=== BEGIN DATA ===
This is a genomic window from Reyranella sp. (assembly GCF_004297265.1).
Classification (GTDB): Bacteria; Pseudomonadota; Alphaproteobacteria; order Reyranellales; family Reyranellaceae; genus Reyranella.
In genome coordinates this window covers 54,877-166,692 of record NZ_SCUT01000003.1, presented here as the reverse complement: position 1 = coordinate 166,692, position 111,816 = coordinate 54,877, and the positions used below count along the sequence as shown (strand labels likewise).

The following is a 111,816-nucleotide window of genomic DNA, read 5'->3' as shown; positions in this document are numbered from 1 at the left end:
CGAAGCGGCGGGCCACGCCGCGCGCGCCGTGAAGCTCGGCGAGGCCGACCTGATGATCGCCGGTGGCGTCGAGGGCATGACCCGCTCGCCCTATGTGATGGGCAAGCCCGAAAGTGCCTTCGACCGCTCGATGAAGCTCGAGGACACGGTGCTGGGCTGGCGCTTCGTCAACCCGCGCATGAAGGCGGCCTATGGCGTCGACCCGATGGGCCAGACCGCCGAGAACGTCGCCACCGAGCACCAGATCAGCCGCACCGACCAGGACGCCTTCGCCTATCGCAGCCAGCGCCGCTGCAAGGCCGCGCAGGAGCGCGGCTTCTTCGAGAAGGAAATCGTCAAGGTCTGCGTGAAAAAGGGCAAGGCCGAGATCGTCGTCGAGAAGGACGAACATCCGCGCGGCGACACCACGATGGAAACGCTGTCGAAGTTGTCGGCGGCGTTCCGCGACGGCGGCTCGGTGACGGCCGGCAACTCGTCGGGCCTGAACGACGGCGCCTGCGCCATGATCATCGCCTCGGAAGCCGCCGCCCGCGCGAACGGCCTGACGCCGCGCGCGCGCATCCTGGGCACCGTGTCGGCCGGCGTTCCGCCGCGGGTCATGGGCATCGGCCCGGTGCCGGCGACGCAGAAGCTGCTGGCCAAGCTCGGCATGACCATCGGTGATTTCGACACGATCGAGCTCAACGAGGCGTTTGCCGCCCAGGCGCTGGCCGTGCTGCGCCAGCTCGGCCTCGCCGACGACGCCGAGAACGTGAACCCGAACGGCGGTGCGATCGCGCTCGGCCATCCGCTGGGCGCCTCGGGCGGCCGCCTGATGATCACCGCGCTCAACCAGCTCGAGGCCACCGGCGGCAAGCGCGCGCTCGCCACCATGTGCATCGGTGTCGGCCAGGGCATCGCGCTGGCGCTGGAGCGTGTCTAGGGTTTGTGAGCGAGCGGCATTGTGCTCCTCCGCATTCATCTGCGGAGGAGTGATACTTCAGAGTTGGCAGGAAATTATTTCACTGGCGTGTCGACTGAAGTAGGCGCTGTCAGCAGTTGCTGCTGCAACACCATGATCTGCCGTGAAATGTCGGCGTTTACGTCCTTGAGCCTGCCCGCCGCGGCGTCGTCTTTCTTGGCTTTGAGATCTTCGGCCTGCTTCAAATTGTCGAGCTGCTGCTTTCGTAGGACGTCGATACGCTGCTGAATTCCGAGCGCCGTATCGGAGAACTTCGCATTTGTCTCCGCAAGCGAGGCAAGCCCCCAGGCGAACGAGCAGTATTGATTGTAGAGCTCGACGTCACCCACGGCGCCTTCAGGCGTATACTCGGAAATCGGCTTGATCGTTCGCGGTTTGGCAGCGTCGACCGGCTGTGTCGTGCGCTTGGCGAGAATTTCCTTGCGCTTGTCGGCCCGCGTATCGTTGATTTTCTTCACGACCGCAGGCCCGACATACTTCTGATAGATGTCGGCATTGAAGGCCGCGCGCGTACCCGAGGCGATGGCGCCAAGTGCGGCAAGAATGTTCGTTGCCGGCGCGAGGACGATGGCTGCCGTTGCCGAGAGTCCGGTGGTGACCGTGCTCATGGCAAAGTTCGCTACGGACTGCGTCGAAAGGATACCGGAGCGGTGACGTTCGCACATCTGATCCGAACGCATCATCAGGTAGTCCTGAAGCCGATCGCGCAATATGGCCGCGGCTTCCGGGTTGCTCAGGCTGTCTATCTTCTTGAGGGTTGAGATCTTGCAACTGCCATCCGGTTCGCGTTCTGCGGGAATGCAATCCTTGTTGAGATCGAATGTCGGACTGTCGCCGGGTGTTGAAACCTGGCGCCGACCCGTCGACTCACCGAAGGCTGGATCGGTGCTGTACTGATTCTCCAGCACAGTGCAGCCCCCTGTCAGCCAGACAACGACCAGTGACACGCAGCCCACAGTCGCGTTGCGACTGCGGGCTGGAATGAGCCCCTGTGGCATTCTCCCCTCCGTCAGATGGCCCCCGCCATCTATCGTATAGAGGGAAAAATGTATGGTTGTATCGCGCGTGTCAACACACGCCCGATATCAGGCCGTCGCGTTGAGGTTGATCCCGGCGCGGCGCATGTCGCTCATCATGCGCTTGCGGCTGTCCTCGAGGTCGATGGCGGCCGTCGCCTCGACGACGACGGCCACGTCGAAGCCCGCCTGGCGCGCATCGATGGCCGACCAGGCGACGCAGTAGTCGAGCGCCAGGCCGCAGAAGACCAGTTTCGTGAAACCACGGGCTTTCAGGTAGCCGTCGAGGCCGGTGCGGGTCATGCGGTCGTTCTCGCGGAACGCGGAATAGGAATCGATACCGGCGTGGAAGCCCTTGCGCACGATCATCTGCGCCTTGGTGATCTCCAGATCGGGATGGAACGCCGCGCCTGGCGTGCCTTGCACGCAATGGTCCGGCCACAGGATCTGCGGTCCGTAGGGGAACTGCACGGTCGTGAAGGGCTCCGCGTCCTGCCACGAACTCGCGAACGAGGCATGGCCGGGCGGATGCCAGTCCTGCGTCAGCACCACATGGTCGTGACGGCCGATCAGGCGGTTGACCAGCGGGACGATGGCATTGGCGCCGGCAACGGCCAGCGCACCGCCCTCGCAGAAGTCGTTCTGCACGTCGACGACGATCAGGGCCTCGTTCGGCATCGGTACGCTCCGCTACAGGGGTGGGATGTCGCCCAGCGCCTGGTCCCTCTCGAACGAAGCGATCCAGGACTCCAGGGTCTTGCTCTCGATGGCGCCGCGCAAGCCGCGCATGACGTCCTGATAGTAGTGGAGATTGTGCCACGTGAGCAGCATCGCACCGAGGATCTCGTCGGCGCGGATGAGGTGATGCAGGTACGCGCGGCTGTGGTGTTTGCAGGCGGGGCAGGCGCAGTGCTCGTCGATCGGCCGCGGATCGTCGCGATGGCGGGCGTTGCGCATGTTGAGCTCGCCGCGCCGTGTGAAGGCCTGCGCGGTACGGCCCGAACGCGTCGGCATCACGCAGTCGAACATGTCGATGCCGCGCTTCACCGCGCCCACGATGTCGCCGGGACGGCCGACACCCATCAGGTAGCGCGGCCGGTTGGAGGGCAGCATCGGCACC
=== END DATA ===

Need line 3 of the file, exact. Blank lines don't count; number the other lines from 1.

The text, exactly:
In genome coordinates this window covers 54,877-166,692 of record NZ_SCUT01000003.1, presented here as the reverse complement: position 1 = coordinate 166,692, position 111,816 = coordinate 54,877, and the positions used below count along the sequence as shown (strand labels likewise).